Meme watch: “The economic crisis has kneecapped climate legislation”

There is an unusually dimwitted bit of “conventional wisdom” circulating among conservative economic (“That almost certainly means, at least according to the crack political team on the panel with me, that we will not get any sort of cap and trade”) and energy (“Climate change may be on the back burner for now due to the economic slump”) blogs that an Obama administration and its majority Democratic Congress are going to do little or nothing about climate change due to the current/impending economic crisis.

This is ludicrous on its face. President-elect Obama has stated numerous times that his number one priority is implementing a comprehensive alternative energy program as the key to creating a new economy. He understands how the climate, food, health care, energy, economic, and infrastructure challenges plaguing our country and the world are intertwined and need to be addressed holistically.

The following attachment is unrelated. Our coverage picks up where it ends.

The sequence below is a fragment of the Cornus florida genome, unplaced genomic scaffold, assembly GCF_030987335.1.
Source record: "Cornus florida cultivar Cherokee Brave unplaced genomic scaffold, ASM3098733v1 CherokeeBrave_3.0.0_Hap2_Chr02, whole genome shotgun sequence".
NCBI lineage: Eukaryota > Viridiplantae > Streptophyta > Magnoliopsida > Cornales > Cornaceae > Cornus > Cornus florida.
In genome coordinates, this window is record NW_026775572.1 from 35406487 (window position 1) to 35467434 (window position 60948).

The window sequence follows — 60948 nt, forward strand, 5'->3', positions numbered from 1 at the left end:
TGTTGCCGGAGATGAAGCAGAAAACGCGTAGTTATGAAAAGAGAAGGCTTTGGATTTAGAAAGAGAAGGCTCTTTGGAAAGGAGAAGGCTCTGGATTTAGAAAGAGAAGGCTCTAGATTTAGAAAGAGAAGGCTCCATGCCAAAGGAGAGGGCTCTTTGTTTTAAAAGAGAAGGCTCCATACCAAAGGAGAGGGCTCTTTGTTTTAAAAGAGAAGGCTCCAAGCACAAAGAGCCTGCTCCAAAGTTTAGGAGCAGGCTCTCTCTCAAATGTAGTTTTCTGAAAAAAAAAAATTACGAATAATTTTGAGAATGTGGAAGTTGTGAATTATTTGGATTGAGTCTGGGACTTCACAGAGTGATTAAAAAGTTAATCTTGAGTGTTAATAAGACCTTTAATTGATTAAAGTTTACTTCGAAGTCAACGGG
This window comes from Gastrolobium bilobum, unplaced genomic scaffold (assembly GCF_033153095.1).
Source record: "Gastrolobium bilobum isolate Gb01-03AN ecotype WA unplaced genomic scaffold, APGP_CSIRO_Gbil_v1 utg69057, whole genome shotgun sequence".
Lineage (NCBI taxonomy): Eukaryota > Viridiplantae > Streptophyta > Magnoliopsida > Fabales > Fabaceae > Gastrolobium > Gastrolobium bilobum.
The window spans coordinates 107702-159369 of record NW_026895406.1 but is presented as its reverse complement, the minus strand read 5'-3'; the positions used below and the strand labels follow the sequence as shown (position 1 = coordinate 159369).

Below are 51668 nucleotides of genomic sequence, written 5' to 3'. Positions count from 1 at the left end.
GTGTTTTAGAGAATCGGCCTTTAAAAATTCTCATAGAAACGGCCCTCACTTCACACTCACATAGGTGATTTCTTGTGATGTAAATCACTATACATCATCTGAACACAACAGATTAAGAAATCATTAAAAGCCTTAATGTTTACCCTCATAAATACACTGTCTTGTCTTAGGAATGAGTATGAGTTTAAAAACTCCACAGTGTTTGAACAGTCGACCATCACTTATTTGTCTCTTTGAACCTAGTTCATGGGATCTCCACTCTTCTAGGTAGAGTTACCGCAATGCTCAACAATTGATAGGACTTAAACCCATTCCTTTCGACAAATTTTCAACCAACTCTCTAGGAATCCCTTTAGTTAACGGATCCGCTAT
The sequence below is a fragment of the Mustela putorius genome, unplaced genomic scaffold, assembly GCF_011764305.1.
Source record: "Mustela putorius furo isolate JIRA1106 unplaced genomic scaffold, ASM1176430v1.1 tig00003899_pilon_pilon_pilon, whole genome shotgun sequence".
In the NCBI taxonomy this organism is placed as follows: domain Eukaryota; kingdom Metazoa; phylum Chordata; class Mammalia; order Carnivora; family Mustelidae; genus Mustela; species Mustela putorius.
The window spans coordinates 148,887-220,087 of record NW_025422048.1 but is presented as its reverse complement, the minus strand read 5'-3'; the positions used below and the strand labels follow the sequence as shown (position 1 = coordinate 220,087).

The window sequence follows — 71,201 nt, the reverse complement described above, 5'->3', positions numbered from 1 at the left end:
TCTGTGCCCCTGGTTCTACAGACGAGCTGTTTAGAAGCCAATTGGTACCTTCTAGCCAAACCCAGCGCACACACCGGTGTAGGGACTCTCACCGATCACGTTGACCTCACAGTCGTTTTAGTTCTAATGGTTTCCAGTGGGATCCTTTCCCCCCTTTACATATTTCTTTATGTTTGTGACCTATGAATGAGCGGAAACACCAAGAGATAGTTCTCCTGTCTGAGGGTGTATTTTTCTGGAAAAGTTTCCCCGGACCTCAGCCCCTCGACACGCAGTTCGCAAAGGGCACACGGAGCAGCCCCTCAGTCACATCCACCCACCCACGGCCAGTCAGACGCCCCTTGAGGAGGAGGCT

Senator Henry Waxman from California, who has been relentless in his efforts to root out the Bush administration’s obstructionist tactics in the EPA on climate change, is now challenging Senator Dingell for the chairmanship of the Energy and Commerce committee. Dingell has long been in the pocket of Detroit’s auto industry, and has a history of blocking legislation that would help reduce climate change. There is only one possible reason for Waxman’s challenge in the midst of what should be a time of Democratic celebration and solidarity- the coming Obama administration correctly views Dingell as an obstacle to its goals on energy and climate change, and Waxman has received at least a tacit go ahead to take him on. [It looks like Joe Romm is following this as well, so far here and here]

For those looking for a sign that an Obama administration is serious about climate change, this couldn’t be clearer. Rather than preventing action on climate and energy, this crisis will provide the Obama administration with a decisive path to action, and he obviously isn’t afraid of playing hardball to achieve his goals.

[LATE UPDATE: Gristmill has more on Waxman vs. Dingell.]

16 responses to “Meme watch: “The economic crisis has kneecapped climate legislation”

  1. I am a bit sceptical when it comes to Obama, I await to see if we get solid policies on peace, the environment and social justice.